This series intrigued me from the outset for two reasons: (1) it is for middle readers (ages 7-10), which is exactly the age group that my son Henry is in now. So, these are chapter books, but written for kids that are newer to such books; (2) it involves actual encounters with saints via time travel. I mean...I am so jealous of this idea, it's fantastic!! :0
The Sign of the Carved Cross is book 2 in this series, the first being The Secret of the Shamrock and featuring St. Patrick. Here is the back cover description from the book we chose:
Katie joins her friends in being mean to the new girl, Lily. But suddenly, Katie becomes the new girl—in 1675! She has no idea how she traveled in time to a Native American village, but she’s hoping the young woman she meets will be nicer to her than Katie was to Lily. Tekakwitha is a quiet girl with scars on her face from a terrible disease. Tekakwitha’s family doesn’t accept her because of her faith, and soon she and Katie have to run away in the middle of the night. Will Katie ever find her way back home? Find out in The Sign of the Carved Cross.So, my impressions. In an totally expected development, given how much I loved the premise from the outset, I thoroughly enjoyed the book. :-) I like the different layers in the story: we have a contemporary piece at the beginning of the book, with Katie, her brother Patrick, and their daily lives at school and home. We identify with Katie, and empathize with her burgeoning desire to fit in with her group of friends, particularly her insecurities about the way she looks. We as the reader can see right away that Katie is jealous of Lily, the new girl, and how this causes her to behave in an uncharacteristically cold fashion. The faith aspect of the story is woven nicely into the intricacies of the plot. It's there in a way that kids can relate to, without it being heavy handed.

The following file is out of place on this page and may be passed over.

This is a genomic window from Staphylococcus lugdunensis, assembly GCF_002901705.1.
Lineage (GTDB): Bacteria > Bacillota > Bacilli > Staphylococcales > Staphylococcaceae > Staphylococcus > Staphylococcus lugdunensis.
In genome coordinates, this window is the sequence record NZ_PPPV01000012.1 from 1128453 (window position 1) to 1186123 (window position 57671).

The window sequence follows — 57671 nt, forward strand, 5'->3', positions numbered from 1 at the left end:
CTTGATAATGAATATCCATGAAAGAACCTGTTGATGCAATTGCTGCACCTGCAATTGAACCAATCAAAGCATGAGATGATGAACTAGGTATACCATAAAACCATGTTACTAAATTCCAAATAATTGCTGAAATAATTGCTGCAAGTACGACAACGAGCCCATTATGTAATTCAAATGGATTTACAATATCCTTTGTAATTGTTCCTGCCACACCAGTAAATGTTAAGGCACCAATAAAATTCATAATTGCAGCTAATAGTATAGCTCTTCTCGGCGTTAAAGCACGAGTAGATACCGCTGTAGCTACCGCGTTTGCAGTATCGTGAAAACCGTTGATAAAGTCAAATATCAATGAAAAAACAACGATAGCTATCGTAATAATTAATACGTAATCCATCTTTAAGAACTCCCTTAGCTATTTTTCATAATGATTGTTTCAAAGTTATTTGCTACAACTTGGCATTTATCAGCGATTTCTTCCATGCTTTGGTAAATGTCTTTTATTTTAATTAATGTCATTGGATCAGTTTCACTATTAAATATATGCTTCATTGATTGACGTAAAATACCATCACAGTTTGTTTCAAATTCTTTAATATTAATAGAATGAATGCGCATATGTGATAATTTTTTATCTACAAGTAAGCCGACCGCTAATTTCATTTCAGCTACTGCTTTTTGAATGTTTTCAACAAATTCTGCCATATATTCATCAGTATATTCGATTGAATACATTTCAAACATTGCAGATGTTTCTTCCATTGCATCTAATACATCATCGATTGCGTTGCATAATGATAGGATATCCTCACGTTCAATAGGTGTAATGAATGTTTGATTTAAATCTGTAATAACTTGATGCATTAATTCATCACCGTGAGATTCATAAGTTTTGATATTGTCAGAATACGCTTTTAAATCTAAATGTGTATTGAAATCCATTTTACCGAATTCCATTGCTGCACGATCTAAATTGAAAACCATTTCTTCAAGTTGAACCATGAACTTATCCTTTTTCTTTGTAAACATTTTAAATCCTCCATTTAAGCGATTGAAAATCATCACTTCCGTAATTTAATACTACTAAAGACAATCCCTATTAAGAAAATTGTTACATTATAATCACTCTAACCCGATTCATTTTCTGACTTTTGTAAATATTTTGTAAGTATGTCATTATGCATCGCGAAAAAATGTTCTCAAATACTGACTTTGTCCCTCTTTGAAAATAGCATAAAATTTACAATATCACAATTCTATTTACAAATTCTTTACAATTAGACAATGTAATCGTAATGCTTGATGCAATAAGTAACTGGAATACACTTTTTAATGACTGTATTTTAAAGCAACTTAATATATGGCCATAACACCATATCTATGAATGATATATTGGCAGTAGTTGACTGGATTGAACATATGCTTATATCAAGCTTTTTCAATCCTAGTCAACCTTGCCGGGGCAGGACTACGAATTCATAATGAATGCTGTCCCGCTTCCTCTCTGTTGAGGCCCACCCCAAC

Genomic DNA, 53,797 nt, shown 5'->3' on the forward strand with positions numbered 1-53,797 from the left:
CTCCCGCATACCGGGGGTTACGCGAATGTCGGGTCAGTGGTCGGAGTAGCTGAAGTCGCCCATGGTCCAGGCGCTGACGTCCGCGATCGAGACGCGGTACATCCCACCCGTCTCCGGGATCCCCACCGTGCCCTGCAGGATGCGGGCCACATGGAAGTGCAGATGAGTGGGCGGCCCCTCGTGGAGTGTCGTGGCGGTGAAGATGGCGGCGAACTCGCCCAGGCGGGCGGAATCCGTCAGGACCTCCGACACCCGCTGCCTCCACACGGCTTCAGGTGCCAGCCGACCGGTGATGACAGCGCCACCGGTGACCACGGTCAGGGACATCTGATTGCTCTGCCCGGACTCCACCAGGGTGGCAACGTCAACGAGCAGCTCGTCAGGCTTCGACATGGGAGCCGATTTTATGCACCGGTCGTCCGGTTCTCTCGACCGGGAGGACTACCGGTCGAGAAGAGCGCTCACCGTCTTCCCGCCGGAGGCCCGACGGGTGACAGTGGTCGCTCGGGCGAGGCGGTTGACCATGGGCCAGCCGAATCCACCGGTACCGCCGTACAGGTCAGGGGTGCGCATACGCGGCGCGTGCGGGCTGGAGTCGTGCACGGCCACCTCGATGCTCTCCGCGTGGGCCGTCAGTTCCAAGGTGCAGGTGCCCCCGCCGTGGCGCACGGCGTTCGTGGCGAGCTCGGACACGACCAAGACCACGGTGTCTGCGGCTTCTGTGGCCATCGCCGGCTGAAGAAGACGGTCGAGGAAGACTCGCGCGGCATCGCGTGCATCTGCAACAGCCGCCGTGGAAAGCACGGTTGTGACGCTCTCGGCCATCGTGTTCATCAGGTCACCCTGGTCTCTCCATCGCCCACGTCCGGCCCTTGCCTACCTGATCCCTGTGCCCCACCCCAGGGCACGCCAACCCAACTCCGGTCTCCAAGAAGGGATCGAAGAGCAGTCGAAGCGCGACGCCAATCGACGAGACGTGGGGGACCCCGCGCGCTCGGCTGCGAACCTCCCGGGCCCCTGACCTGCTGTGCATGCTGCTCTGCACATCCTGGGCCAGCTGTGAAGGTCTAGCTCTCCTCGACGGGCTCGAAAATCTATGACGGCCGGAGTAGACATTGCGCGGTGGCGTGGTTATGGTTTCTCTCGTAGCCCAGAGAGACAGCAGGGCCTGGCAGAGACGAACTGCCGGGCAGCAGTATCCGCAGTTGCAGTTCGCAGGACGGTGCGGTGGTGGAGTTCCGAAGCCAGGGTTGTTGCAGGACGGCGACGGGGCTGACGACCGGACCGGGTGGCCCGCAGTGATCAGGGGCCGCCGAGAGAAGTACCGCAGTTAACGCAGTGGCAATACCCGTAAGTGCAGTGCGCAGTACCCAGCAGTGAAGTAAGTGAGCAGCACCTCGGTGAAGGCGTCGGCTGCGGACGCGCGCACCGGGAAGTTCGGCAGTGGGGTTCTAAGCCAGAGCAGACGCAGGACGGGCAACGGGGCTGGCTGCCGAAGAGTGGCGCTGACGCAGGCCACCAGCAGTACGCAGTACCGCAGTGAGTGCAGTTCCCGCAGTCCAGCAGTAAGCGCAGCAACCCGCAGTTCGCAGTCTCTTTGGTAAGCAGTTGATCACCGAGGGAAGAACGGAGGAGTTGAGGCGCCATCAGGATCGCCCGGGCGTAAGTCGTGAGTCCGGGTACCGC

Then we move into the historical component, when Katie travels back in time, and one cannot help but fall in love with the future St. Kateri Tekakwitha. We feel anxious for Katie, who is so turned upside down by this unexpected journey, and her worries about getting home to her family. At the same time, however, we see the sweet and welcoming nature of Kateri, and slowly Katie comes to realize how her own unfriendly behavior must have caused a newcomer in a different time period to feel: Lily, back in her contemporary life. The book teaches an important life lesson through the story in a way that is poignant and exciting. The reader can also see how this realization, along with how reverently Kateri practices her Catholic faith despite the persecution she faces, have caused Katie to have a new understanding and appreciation for her own faith.
I absolutely loved the book, and have bought additional copies of the first two books in the series for other children in the targeted age range. Fantastic First Communion gifts, I would say. At $5.99 a book, the price cannot be beat! Lisa Hendey has two new titles in the series coming out in the spring (here and here), and they're available for preorder over at Amazon. These focus on Sts. Francis and Clare of Assisi!
Has anyone else read these books with their kids? Either the St. Patrick title or this one? Do chime in with your thoughts!